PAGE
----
One of Europe’s best-kept spa secrets is Furnas, a live volcanic showpiece located on the eastern side of São Miguel island in the Azores archipelago of Portugal.
Set in a picturesque valley surrounded by mountains, Furnas is one of the most celebrated beauty spots in the whole of the Azores. The place gets its name from the caverns (furnas) that were created by a volcanic eruption in the 17th century.
The road to Furnas from the island’s capital, Ponta Delgada, is a treat in itself, running past fine properties and crossing the high serras through dense, subtropical plantations where the pineapple is cultivated.
Already a popular health tourism destination in the 19th century, the resort features twenty-two different mineral waters and the world’s only naturally warm pool of ferruginous waters.
Furnas is alive with volcanic activity, particularly at the site of the many caldeiras where visitors can see the steaming geysers and hot bubbling springs called fumaroles that provide the therapeutic mud and mineral water used for today’s modern spa treatments and therapies.
The waters themselves have been proven over the years to be successful in treating bronchitis, rheumatism, dermatitis and gastrointestinal diseases. With about thirty different sources at a range of temperatures, Furnas (indicated on the Google map below) is one of the largest natural spa centres in Europe and scientific studies have been conducted there since the 19th century.
Labelled with a 16th-century name for the devil, the largest and nosiest of the all the island’s hot springs is called the Caldeira de Pêro Botelho, the most thunderous of all the island’s geysers. Equally fascinating is the Caldeira de Polme which is prone to spewing out large clouds of grey dust on occasion.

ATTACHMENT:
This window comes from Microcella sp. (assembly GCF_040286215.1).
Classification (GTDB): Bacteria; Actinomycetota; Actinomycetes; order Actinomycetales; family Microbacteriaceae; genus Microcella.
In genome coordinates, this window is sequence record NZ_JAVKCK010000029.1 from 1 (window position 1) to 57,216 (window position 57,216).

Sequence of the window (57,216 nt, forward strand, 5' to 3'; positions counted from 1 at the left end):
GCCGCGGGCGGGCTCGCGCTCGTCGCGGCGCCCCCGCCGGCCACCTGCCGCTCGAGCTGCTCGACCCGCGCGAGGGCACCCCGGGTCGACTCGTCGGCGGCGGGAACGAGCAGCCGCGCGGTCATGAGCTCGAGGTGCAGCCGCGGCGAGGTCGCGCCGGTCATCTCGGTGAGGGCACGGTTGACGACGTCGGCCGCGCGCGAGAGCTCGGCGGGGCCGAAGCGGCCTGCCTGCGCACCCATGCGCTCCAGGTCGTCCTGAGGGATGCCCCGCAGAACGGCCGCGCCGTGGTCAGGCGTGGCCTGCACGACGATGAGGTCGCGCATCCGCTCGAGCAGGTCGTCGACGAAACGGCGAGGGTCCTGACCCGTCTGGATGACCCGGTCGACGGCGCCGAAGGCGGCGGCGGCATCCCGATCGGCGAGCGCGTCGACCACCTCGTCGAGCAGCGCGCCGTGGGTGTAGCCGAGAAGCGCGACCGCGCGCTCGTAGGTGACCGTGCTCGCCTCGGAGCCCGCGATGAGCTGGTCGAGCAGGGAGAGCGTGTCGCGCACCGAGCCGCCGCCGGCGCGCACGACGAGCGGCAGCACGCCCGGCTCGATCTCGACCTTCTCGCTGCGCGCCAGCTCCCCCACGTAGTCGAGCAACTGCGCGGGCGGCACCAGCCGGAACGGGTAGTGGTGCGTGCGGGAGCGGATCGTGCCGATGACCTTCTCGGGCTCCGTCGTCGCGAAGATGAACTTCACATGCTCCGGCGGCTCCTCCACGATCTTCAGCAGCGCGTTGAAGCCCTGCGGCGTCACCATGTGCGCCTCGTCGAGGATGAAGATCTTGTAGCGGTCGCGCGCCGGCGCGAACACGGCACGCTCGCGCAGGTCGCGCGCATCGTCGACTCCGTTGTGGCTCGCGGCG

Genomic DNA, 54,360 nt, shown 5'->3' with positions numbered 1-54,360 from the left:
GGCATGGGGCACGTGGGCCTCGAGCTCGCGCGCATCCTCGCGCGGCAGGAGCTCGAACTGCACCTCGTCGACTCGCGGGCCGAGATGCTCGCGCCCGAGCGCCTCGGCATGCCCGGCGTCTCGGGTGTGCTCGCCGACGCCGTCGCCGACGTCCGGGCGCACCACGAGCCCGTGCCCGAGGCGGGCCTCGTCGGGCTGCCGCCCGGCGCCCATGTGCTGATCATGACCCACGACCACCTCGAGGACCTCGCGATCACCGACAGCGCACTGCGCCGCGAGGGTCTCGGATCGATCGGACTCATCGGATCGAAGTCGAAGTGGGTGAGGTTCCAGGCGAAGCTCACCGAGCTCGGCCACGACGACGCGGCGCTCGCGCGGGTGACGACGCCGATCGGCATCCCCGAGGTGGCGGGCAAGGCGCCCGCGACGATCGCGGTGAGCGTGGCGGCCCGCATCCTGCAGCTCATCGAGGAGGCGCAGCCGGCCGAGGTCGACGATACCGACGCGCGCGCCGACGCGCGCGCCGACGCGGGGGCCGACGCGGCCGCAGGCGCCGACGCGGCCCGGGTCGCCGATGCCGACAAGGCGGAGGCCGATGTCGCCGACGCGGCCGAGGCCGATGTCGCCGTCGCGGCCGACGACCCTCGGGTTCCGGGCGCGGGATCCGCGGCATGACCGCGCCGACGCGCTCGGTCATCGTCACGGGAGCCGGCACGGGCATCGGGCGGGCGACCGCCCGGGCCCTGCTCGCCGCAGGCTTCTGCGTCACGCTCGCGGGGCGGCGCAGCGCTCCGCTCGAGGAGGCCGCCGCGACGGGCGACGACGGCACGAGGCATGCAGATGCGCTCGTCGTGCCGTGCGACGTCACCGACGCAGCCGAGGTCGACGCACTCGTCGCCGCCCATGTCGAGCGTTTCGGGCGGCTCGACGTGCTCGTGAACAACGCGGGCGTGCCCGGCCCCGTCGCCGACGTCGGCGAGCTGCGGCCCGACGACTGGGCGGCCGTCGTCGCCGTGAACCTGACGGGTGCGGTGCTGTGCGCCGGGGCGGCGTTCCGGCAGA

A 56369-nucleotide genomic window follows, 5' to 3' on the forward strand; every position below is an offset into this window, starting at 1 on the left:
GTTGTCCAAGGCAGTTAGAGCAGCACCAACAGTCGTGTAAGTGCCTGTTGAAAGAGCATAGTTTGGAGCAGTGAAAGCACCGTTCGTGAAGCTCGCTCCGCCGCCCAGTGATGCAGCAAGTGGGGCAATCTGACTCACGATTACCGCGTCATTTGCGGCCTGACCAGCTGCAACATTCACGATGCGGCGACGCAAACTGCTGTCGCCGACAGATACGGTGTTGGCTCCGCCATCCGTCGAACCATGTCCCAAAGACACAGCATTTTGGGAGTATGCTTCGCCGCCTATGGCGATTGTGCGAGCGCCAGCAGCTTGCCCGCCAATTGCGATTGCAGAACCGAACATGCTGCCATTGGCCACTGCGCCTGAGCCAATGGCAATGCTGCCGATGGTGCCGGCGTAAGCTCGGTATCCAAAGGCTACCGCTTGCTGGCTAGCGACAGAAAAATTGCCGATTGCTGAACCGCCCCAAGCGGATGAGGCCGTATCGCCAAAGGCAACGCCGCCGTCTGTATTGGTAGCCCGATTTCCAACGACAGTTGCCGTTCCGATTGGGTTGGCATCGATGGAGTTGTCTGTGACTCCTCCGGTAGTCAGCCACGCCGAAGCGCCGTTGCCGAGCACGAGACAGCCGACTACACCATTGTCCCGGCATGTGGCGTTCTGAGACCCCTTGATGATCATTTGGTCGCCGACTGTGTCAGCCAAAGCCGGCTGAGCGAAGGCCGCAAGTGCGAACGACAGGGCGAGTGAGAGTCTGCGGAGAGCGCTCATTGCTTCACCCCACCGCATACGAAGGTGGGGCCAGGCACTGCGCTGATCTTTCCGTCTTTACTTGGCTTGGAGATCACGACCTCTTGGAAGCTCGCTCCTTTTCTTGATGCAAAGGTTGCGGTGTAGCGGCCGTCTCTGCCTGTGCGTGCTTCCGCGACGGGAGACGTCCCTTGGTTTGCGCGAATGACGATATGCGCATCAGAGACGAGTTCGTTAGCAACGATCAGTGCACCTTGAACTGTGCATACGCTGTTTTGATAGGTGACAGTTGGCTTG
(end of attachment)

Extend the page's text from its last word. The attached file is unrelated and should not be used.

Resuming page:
On the west side of Lake Furnas lies Terra Nostra Park (Parque Terra Nostra), which was landscaped more than two hundred years ago in the style of an English garden. Covering 12 hectares (30 acres), the park incorporates an upmarket hotel and a wide variety of exotic plants that flourish in the warm, humid climate.
The park’s most interesting feature is a natural thermal swimming pool filled with heated mineral water so replete with iron that it looks like pure apricot juice. With temperatures ranging between 35 and 40 degrees Celsius, a dip in the pool provides a most soothing sensation of rest and relaxation that invigorates the mind, body and soul.
The hot springs on the lake’s northern shores are where the islanders have for generations come to cook cozido, a rich meat and vegetable stew boiled underground in a huge pot for between five and seven hours.
Holes about one metre deep are dug in the hot ground around the lake into which a large metal container is lowered. This is filled with a variety of meats, different types of sausage and a few vegetables, most notably kale, cabbage and potatoes. Cooked slowly and evenly, cozido retains all its natural flavours and can be found in many restaurants on the east side of São Miguel island and is today considered one of Portugal’s most popular dishes.
Just 12 km south-east of Furnas, the quaint little fishing village of Povoação was the first settlement on São Miguel and is accessible by a mountain road that climbs up in hairpin bends to the mountains before running through forests, past gorges and along valleys. Its restored 15th-century chapel of Santa Bárbara is thought to have been the island’s first place of worship.
10 km further east, the Miradouro da Madrugada is a spectacular cliff-top vantage point affording unparalleled views of the evening sunset, one of the last to be seen in the whole of Europe.
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